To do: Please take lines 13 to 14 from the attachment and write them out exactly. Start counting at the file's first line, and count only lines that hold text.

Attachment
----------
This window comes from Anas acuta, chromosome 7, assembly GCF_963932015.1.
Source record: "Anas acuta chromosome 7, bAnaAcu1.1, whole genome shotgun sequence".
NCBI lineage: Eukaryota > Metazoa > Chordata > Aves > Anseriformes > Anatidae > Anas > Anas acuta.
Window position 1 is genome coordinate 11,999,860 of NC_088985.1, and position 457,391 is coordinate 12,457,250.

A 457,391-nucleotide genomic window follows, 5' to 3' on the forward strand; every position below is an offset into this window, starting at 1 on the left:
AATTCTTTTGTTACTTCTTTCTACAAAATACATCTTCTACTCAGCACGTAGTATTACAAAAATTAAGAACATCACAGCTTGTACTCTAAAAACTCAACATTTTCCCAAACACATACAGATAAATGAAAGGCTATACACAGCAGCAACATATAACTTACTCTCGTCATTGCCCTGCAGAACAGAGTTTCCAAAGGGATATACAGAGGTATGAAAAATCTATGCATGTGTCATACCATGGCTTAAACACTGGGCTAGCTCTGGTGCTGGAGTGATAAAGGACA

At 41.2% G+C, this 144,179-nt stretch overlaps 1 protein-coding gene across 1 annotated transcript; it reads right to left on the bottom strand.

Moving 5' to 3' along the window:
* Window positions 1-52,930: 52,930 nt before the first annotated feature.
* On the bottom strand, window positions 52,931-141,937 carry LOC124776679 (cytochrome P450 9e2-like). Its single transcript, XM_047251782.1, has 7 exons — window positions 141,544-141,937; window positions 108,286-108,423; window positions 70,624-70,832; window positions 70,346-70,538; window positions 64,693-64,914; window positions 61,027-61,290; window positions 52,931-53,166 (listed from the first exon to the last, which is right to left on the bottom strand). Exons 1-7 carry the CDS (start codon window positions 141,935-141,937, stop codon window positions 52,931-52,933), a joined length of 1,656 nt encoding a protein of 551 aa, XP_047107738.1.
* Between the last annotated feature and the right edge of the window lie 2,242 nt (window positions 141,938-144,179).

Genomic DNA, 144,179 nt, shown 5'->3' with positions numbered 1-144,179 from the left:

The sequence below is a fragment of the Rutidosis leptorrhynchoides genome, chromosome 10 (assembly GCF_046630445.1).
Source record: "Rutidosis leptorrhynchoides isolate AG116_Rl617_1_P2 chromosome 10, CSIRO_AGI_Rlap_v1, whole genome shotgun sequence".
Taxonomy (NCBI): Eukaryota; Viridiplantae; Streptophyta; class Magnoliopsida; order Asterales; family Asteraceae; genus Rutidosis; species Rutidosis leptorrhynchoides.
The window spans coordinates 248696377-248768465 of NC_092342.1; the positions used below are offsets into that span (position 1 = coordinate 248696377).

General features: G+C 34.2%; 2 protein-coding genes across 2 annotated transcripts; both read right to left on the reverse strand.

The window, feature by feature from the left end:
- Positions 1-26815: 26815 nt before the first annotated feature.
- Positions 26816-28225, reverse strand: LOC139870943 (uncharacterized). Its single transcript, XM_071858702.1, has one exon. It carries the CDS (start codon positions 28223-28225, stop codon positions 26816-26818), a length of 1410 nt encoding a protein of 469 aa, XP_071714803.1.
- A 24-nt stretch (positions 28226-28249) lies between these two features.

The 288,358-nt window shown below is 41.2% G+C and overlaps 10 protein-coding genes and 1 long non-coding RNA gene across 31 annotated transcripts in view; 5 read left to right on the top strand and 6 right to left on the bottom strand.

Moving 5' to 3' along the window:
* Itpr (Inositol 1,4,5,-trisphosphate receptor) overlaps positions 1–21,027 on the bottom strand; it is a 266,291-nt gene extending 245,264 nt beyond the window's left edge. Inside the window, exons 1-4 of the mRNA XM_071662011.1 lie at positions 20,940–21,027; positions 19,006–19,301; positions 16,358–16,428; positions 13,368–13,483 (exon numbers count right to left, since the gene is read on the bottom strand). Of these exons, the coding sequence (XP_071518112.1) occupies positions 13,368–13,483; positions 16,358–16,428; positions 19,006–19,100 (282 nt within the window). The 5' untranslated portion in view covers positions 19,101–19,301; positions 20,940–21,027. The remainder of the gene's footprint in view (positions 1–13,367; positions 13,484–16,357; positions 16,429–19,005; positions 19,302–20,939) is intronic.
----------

The sequence below is a fragment of the Rutidosis leptorrhynchoides genome, chromosome 10 (assembly GCF_046630445.1).
Source record: "Rutidosis leptorrhynchoides isolate AG116_Rl617_1_P2 chromosome 10, CSIRO_AGI_Rlap_v1, whole genome shotgun sequence".